Available on: Infrasonics LP

Spatial’s self-titled debut album consists of his collected singles and download extras to date, spanning from 2008 – 2010 and ordered in chronology of release. As a complete retrospective, listening should, realistically, take into account that earlier productions will potentially sound dated and that later material in the record will be stronger. With this in mind, the progression in style and success of Spatial – as both record and artist – is noticeable and makes for a rewarding listening experience.

The first seven tracks of the album progress through a selection of spacious, dubby 2-step tracks from 2008 to 2009 and, while there are a couple of instances where things stray a little too close for comfort to Burial-homage, these are most reminiscent in swing and tension to El-B, Horsepower Productions and some DMZ. The addition of cavernous delays, reverbs and synthesizer work gives a kind of Basic Channel-meets-London vibe that doesn’t feel solidified, but quite promising.

In the latter half of 2009 something changes and the productions take on a fatness and unpredictability that was previously missing. Content is the key, with much of the original choice for space instead now crammed with elements. This change is a distinct step up in gear from the preceding tracks and signals the beginning of something more individual through a particularly economic use of minimal material, repetition of motifs, and unpredictable track structures taking in more overt techno and tech-house references.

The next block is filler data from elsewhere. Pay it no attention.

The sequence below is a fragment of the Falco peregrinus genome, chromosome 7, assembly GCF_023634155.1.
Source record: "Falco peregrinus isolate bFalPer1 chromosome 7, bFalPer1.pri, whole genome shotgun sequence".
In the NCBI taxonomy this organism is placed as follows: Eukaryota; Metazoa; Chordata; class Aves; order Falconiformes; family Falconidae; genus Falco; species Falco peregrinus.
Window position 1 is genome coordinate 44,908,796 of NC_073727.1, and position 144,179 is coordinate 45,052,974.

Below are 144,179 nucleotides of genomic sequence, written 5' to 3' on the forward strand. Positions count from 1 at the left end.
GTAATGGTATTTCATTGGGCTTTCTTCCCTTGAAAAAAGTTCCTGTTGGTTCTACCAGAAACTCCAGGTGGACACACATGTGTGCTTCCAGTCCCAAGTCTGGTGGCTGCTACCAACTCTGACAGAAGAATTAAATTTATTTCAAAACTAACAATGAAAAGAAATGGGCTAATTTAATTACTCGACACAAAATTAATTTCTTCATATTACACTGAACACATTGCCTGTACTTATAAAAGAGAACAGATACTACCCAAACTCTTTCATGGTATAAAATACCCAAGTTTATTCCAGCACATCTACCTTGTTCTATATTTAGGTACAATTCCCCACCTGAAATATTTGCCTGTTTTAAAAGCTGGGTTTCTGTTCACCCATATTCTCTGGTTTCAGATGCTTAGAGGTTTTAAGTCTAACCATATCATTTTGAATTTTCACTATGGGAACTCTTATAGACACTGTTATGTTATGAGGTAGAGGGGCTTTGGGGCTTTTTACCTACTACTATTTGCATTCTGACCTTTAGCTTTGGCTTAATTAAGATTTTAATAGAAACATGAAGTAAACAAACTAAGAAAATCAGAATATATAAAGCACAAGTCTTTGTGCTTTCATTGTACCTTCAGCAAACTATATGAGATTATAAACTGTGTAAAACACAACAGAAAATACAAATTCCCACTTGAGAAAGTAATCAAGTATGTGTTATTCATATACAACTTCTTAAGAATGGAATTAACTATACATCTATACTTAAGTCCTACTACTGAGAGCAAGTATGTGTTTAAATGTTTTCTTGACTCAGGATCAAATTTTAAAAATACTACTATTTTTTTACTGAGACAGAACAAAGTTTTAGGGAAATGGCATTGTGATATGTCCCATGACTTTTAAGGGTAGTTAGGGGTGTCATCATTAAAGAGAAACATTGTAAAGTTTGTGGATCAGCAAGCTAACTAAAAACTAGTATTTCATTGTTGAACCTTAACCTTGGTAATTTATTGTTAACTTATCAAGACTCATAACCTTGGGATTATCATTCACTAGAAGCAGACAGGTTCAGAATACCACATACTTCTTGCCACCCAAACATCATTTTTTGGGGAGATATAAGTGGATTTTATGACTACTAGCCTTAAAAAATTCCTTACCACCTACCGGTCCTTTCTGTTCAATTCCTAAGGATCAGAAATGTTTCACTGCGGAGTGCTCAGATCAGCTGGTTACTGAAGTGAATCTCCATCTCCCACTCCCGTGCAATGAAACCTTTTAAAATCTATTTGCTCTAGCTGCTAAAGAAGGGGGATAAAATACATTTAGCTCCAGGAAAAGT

The final three tracks show Spatial’s newfound strength of compressing content into tightly packed lattices of rhythm, and is dramatic in its reshaping from the previous three offerings, let alone the former half of the album. Excessive reverb is stripped to chamber-size, giving a far leaner, aggressive edge to more radical sample usage, FM synthesis, homophony and permutations of highly limited material that parallel these tracks with SND and Mark Fell.

Although these productions are all available digitally as singles, Spatial is an excellent long-playing case study in the transformation and development of a producer, unfolding in an interesting context, and accelerating impressively through accomplishment when played sequentially.

Steve Shaw



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